If you're a wedding photographer in New Mexico and refused to take pictures at a gay wedding, too bad for you -- you've just violated your state's human rights act. So says the state Supreme Court, which cited the need to compromise in a multicultural, pluralistic society "to accommodate the contrasting value of others." This strikes me as an evenhanded response:
When you’re talking about services provided by the government, there’s no question in cases like this. The government can’t refuse to grant a drivers license or a fishing license or what have you to somebody just because they are Jewish or black or gay or female, etc. Everyone pays for the government and everyone is entitled to equal treatment and availability of services offered. Simple enough. But what of the private sector?
When you raise the specter of “reserving the right to refuse service” in private enterprise, one of the first images evoked is the famous Whites Only Lunch Counter. Now, if you are one of the hardest of the hard core, Big L Libertarians, you’ll claim that this is still too great of an intrusion of government control on private enterprise. The argument goes that the owner will prosper or suffer as a result of the policy as the market dictates. Black diners clearly need to eat, so other competition will rise to fill that vacuum. And in the extreme case, enough people will be angered by the policy that the restricted lunch counter will be driven out of business. It’s the Invisible Hand in action.. it either high fives your or smacks you down.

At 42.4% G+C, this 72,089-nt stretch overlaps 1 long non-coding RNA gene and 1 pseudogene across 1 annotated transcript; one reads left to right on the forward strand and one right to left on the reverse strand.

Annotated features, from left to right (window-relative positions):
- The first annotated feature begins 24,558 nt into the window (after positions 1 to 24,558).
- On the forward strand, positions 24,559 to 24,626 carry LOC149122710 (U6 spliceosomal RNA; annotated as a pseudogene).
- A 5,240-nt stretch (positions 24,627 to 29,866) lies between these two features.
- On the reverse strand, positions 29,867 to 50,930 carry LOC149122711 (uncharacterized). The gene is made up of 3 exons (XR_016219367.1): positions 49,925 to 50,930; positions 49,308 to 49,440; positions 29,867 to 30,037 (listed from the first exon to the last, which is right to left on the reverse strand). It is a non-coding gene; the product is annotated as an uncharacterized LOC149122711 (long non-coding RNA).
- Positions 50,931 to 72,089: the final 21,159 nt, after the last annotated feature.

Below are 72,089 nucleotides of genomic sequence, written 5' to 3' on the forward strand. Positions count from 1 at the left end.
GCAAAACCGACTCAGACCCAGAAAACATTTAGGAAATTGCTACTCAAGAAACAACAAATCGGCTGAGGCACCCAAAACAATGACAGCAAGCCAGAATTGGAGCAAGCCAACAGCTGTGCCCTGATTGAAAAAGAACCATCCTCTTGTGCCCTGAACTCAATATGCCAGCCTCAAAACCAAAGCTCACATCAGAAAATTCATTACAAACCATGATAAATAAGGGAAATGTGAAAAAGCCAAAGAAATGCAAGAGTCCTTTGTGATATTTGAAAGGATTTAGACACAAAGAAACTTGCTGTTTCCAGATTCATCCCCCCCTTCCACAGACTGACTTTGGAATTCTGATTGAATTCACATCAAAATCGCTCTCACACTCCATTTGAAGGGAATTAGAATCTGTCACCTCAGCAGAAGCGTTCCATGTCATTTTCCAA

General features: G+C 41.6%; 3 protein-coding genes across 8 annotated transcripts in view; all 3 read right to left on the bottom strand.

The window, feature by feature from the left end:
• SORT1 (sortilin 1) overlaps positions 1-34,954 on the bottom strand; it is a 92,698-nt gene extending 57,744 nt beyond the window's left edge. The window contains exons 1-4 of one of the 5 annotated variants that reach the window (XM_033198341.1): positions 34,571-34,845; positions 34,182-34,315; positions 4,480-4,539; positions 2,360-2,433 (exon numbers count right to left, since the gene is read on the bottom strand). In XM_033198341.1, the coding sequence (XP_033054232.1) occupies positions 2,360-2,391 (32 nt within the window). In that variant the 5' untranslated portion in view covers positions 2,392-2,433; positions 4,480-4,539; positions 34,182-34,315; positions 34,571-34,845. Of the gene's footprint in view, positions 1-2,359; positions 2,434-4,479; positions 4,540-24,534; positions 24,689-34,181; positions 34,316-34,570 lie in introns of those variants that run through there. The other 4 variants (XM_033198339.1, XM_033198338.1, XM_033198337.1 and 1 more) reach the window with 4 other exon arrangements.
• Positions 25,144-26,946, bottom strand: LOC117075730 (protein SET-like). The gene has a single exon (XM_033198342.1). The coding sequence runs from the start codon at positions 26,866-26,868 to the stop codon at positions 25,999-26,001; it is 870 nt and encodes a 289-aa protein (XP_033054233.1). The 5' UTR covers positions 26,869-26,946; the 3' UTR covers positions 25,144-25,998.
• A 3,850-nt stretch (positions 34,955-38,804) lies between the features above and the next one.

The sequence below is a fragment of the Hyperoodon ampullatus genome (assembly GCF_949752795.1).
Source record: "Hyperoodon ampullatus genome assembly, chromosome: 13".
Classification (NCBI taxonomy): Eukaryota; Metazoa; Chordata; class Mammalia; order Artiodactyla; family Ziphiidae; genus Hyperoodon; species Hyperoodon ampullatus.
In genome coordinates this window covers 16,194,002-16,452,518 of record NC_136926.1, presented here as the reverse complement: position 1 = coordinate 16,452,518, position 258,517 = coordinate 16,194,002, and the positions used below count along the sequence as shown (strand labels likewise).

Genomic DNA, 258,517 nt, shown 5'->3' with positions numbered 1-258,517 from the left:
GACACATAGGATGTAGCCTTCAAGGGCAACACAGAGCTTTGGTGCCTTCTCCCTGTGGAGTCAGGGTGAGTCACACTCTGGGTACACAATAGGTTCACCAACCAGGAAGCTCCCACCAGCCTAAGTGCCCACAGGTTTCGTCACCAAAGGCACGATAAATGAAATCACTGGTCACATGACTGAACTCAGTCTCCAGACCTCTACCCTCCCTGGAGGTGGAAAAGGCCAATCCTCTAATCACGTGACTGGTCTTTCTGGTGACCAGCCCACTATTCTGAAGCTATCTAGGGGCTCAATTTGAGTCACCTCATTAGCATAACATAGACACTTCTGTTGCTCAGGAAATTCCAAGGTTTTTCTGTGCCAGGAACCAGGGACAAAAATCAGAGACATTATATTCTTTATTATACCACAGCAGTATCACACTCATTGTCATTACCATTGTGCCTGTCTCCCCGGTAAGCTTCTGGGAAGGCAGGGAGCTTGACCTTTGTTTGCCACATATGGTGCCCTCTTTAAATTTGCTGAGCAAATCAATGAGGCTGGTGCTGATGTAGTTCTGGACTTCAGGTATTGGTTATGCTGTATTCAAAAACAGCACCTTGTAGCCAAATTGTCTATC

But still, that image makes many, many people feel extremely uncomfortable. Maybe the government has to step in. But if they do, the policy seems to be rather selectively enforced, doesn’t it? How about when Hooters refuses to serve anyone who is a Mayor who is a serial sexually inappropriate actor? How do eateries refuse service to people with no shirt or no shoes if it’s not illegal to go barefoot or without a top? (For men, at least.) For a less silly example, how about when many cemeteries refused to bury the body of the Boston Marathon bomber? Funeral homes tend to frequently be smaller, family run operations just like photography studios, often run out of people’s homes. Could they be sued for refusing service? If so, I never heard of anyone suggesting it. But in this case, because the photographer turned down the job for a gay wedding, they have now lost in court at every level and will pay for it in cash.
Freedom and equality are uneasy allies, no? You can't advance one without diminishing the other. Your right to equal treatment reduces my freedom to associate with whomever I want to. My right to withhold service based on my conditions might reduce your ability to receive that service. We're always adjusting the line.